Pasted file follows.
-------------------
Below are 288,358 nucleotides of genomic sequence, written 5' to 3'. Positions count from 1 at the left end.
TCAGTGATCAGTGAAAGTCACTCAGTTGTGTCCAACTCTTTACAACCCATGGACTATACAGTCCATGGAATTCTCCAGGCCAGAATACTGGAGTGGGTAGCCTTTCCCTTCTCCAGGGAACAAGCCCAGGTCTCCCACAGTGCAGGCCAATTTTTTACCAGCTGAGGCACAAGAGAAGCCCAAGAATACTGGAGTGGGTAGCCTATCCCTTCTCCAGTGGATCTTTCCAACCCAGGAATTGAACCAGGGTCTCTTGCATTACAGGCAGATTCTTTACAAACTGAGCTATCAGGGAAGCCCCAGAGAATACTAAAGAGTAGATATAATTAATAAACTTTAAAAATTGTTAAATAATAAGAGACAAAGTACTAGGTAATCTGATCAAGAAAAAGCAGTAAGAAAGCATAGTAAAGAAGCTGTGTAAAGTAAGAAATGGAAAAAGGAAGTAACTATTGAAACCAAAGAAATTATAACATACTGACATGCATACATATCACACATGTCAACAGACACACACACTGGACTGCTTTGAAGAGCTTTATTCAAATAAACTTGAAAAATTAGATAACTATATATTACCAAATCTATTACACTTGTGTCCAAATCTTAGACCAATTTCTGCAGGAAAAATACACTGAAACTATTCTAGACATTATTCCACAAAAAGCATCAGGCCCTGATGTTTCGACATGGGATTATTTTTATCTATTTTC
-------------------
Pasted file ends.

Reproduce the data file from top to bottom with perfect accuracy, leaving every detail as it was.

Below are 288,358 nucleotides of genomic sequence, written 5' to 3'. Positions count from 1 at the left end.
TCAGTGATCAGTGAAAGTCACTCAGTTGTGTCCAACTCTTTACAACCCATGGACTATACAGTCCATGGAATTCTCCAGGCCAGAATACTGGAGTGGGTAGCCTTTCCCTTCTCCAGGGAACAAGCCCAGGTCTCCCACAGTGCAGGCCAATTTTTTACCAGCTGAGGCACAAGAGAAGCCCAAGAATACTGGAGTGGGTAGCCTATCCCTTCTCCAGTGGATCTTTCCAACCCAGGAATTGAACCAGGGTCTCTTGCATTACAGGCAGATTCTTTACAAACTGAGCTATCAGGGAAGCCCCAGAGAATACTAAAGAGTAGATATAATTAATAAACTTTAAAAATTGTTAAATAATAAGAGACAAAGTACTAGGTAATCTGATCAAGAAAAAGCAGTAAGAAAGCATAGTAAAGAAGCTGTGTAAAGTAAGAAATGGAAAAAGGAAGTAACTATTGAAACCAAAGAAATTATAACATACTGACATGCATACATATCACACATGTCAACAGACACACACACTGGACTGCTTTGAAGAGCTTTATTCAAATAAACTTGAAAAATTAGATAACTATATATTACCAAATCTATTACACTTGTGTCCAAATCTTAGACCAATTTCTGCAGGAAAAATACACTGAAACTATTCTAGACATTATTCCACAAAAAGCATCAGGCCCTGATGTTTCGACATGGGATTATTTTTATCTATTTTC